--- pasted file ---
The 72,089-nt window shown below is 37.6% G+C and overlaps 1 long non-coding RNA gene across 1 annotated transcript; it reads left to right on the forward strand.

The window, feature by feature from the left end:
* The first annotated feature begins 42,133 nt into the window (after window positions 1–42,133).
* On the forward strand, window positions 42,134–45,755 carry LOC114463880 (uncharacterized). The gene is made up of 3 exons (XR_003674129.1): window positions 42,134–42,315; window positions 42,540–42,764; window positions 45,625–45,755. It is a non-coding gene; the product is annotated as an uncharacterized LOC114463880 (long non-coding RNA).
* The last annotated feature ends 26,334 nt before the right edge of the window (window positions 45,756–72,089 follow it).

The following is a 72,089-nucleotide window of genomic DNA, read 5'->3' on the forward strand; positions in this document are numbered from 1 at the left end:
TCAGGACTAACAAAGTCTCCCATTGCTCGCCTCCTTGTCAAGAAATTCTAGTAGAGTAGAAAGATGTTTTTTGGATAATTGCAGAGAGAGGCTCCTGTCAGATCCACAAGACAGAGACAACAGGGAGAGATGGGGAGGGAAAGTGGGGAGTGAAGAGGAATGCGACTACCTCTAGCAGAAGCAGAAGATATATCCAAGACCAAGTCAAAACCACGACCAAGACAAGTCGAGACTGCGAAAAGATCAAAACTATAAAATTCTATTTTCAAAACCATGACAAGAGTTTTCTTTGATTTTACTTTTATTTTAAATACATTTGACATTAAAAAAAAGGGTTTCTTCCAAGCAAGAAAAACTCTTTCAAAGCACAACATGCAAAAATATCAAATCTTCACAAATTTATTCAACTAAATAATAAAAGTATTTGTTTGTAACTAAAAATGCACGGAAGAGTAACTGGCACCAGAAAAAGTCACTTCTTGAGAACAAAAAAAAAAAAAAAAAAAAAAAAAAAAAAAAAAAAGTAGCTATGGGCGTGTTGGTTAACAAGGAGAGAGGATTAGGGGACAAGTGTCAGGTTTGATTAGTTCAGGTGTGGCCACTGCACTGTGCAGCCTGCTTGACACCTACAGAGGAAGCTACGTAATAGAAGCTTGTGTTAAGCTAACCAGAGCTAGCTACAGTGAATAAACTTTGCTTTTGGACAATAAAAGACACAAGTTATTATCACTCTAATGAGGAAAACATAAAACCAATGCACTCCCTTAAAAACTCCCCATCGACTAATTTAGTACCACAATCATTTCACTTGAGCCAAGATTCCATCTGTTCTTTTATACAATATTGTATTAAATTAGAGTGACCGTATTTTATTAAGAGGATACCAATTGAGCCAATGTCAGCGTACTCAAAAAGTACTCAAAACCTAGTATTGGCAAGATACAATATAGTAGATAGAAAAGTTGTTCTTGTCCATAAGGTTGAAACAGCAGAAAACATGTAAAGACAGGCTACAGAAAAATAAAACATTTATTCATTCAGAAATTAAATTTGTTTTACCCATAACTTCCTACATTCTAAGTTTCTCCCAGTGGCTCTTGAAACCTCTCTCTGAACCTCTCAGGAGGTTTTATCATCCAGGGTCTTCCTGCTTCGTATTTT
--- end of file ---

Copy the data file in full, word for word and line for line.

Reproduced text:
The 72,089-nt window shown below is 37.6% G+C and overlaps 1 long non-coding RNA gene across 1 annotated transcript; it reads left to right on the forward strand.

The window, feature by feature from the left end:
* The first annotated feature begins 42,133 nt into the window (after window positions 1–42,133).
* On the forward strand, window positions 42,134–45,755 carry LOC114463880 (uncharacterized). The gene is made up of 3 exons (XR_003674129.1): window positions 42,134–42,315; window positions 42,540–42,764; window positions 45,625–45,755. It is a non-coding gene; the product is annotated as an uncharacterized LOC114463880 (long non-coding RNA).
* The last annotated feature ends 26,334 nt before the right edge of the window (window positions 45,756–72,089 follow it).

The following is a 72,089-nucleotide window of genomic DNA, read 5'->3' on the forward strand; positions in this document are numbered from 1 at the left end:
TCAGGACTAACAAAGTCTCCCATTGCTCGCCTCCTTGTCAAGAAATTCTAGTAGAGTAGAAAGATGTTTTTTGGATAATTGCAGAGAGAGGCTCCTGTCAGATCCACAAGACAGAGACAACAGGGAGAGATGGGGAGGGAAAGTGGGGAGTGAAGAGGAATGCGACTACCTCTAGCAGAAGCAGAAGATATATCCAAGACCAAGTCAAAACCACGACCAAGACAAGTCGAGACTGCGAAAAGATCAAAACTATAAAATTCTATTTTCAAAACCATGACAAGAGTTTTCTTTGATTTTACTTTTATTTTAAATACATTTGACATTAAAAAAAAGGGTTTCTTCCAAGCAAGAAAAACTCTTTCAAAGCACAACATGCAAAAATATCAAATCTTCACAAATTTATTCAACTAAATAATAAAAGTATTTGTTTGTAACTAAAAATGCACGGAAGAGTAACTGGCACCAGAAAAAGTCACTTCTTGAGAACAAAAAAAAAAAAAAAAAAAAAAAAAAAAAAAAAAAAGTAGCTATGGGCGTGTTGGTTAACAAGGAGAGAGGATTAGGGGACAAGTGTCAGGTTTGATTAGTTCAGGTGTGGCCACTGCACTGTGCAGCCTGCTTGACACCTACAGAGGAAGCTACGTAATAGAAGCTTGTGTTAAGCTAACCAGAGCTAGCTACAGTGAATAAACTTTGCTTTTGGACAATAAAAGACACAAGTTATTATCACTCTAATGAGGAAAACATAAAACCAATGCACTCCCTTAAAAACTCCCCATCGACTAATTTAGTACCACAATCATTTCACTTGAGCCAAGATTCCATCTGTTCTTTTATACAATATTGTATTAAATTAGAGTGACCGTATTTTATTAAGAGGATACCAATTGAGCCAATGTCAGCGTACTCAAAAAGTACTCAAAACCTAGTATTGGCAAGATACAATATAGTAGATAGAAAAGTTGTTCTTGTCCATAAGGTTGAAACAGCAGAAAACATGTAAAGACAGGCTACAGAAAAATAAAACATTTATTCATTCAGAAATTAAATTTGTTTTACCCATAACTTCCTACATTCTAAGTTTCTCCCAGTGGCTCTTGAAACCTCTCTCTGAACCTCTCAGGAGGTTTTATCATCCAGGGTCTTCCTGCTTCGTATTTT